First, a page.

Create your own PowerPoint Timer

Hypothetically speaking, we’ve all been on the clock at some point.  And sometimes, we need to keep an eye on how long things are taking, or how much time we have left.  In today’s tutorial, I will show you how to create your own timer (ours will only count up to 15 seconds, but the process is always the same) and insert it into a PowerPoint presentation to play across the whole presentation if you like.  I’ll even show you how to make it NOT take up 45MB of file size in your presentation, avoiding lag issues etc.

Let’s start by opening the program Windows Live Movie Maker (later known as “Movie Maker”), created by Microsoft.  Don’t have it?  You can download it for free from Microsoft here.

Open Windows Live Movie Maker (AKA Movie Maker)

Open Windows Live Movie Maker (AKA Movie Maker)

Once you have Movie Maker open, it’s time to add the “time”.  Start by adding a Title at 1 Second.  How to do this you ask?  Click the Title button, then delete the area that appears by clicking the purple area labeled “My Title” and pressing Delete.

Click "Title" to insert an available media space

Click “Title” to insert an available media space

 

Insert Title, then delete (resulting in available space for counter)

After clicking “Title” you will see the default “My Movie” title, and a black bar (with a purple bar below it indicating how long the title will be seen)

 

Right click on the purple ribbon and select "Remove"

Right click on the purple ribbon and select “Remove”

After clicking "Remove", you will be left only with the black ribbon (this is where we will be adding our countdown)

After clicking “Remove”, you will be left only with the black ribbon (this is where we will be adding our countdown)

Once the “My Movie” title has been removed, it’s time to select the length of time you wish the counter to work for (whether it is 10, 20, 30 seconds of 5 minutes.  Keep in mind, the longer it is, the longer it will take to create).  To change the length of the total project, go to Video Tools>Edit and change the Duration from the default 7.00 to whatever length (in seconds) you’d like.  For our example, we will be using 15 seconds.  Add 1 second to the length of the duration that you want (if you want a 15 second timer, make the duration 16 seconds).

Extend the length to whatever length you'd like the counter to count until.

Extend the length to whatever length you’d like the counter to count until.

Next, it’s time to add the “Captions”, or the second “tickers”.  This is done by adding Captions, then giving them a 1 second delay time, setting each to start exactly as the prior caption finishes.  Essentially, here are the steps you’ll be performing:

1) Click the Caption button

2) Click the “Text” Edit button

3) Set the delay to 1.0 Sec and the duration to 1.0 Sec.

Click Caption, 1 second delay, 1 second duration

Click Caption, 1 second delay, 1 second duration

4) Copy the caption (purple line) and paste, then edit the Text Tools>Format to be 2.00 Seconds delay and 1.00 Second duration

 

Right click and "Copy" the caption area, then paste and repeat the timing and duration (remember to add 1 second of delay for each new time)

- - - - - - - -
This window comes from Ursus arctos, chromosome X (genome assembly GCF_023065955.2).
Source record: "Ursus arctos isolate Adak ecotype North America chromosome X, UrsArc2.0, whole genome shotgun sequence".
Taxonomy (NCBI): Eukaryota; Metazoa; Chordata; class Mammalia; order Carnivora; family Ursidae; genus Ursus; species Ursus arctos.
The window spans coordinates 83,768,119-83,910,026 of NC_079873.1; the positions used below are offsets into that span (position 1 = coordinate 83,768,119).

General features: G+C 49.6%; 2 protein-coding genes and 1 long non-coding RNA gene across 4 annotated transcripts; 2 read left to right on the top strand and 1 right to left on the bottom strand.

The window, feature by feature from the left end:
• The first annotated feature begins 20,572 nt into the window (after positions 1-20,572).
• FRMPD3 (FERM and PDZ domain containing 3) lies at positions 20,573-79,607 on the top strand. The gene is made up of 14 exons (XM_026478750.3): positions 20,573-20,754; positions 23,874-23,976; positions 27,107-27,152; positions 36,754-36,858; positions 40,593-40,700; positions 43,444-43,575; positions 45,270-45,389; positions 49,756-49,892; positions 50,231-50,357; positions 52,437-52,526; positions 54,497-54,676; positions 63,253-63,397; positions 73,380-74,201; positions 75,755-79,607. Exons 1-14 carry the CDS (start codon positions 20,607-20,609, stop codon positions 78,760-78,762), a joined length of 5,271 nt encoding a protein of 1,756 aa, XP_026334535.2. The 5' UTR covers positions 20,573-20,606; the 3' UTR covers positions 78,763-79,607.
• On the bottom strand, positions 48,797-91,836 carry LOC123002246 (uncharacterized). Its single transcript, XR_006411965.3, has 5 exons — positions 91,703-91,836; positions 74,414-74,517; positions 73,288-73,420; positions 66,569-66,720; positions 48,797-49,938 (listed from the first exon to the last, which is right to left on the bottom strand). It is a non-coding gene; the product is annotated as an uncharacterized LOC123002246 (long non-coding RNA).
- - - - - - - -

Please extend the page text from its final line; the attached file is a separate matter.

Right click and “Copy” the caption area, then paste and repeat the timing and duration (remember to add 1 second of delay for each new time)

Repeat this process (yes it can be a lot) until you have the full length of the timer created.  (note this can be counting UP, or counting DOWN).

Repeat the previous steps until you reach the final length of your timer, remember to add 1 second past your last "tick".

Repeat the previous steps until you reach the final length of your timer, remember to add 1 second past your last “tick”.

 

Now, it’s time to save the timer.  If the timer is only going to be placed into a PowerPoint slide or something equally small (say you want it just in the bottom corner, nothing very large), you can get away saving this out as a VERY low resolution video.  Obviously if you’re wanting this to end up on some 60″ scoreboard screen, you’d be wanting a higher resolution video.

Create custom setting

Create custom setting

Create a custom size, or choose “For Computer” which will default to 640 x 480, for an example, our 15 second video (really 16 seconds long) ended up being 745 KB in size at the 640 x 480 dimensions.  The same shrunk down to 400 x 300 is now 378 KB, and one more smaller will get us the same file size (250 x 187).  If you’re curious how they all end up looking, we’ll take a look at all three of these added to the same slide.

640 x 480

640 x 480

 

 

Differences between the sizes of video.  Remember, the 250 x 187 is the same file size as the 400 x 300, which is half that of the 640.

Differences between the sizes of video. Remember, the 250 x 187 is the same file size as the 400 x 300, which is half that of the 640.

Once your video timer is placed into your presentation, the next step is to set it to play Across _ Slides, meaning it will continue to play through the slideshow, regardless of what slide you’re on.  To get to this point, click on the video, then go to “Video Tools”>”Playback”>”Automatically”.  Next go to your Animations tab and ultimately, your animation pane.

Animations Pane with the video in place.  go to Effect Options and set to Stop After 3 Slides (in our case)

Animations Pane with the video in place. go to Effect Options and set to Stop After 3 Slides (in our case)

 

15

Click “OK” and it’s time to play the show!

Curious how ours turned out?  Check it out here: SlideShow Example

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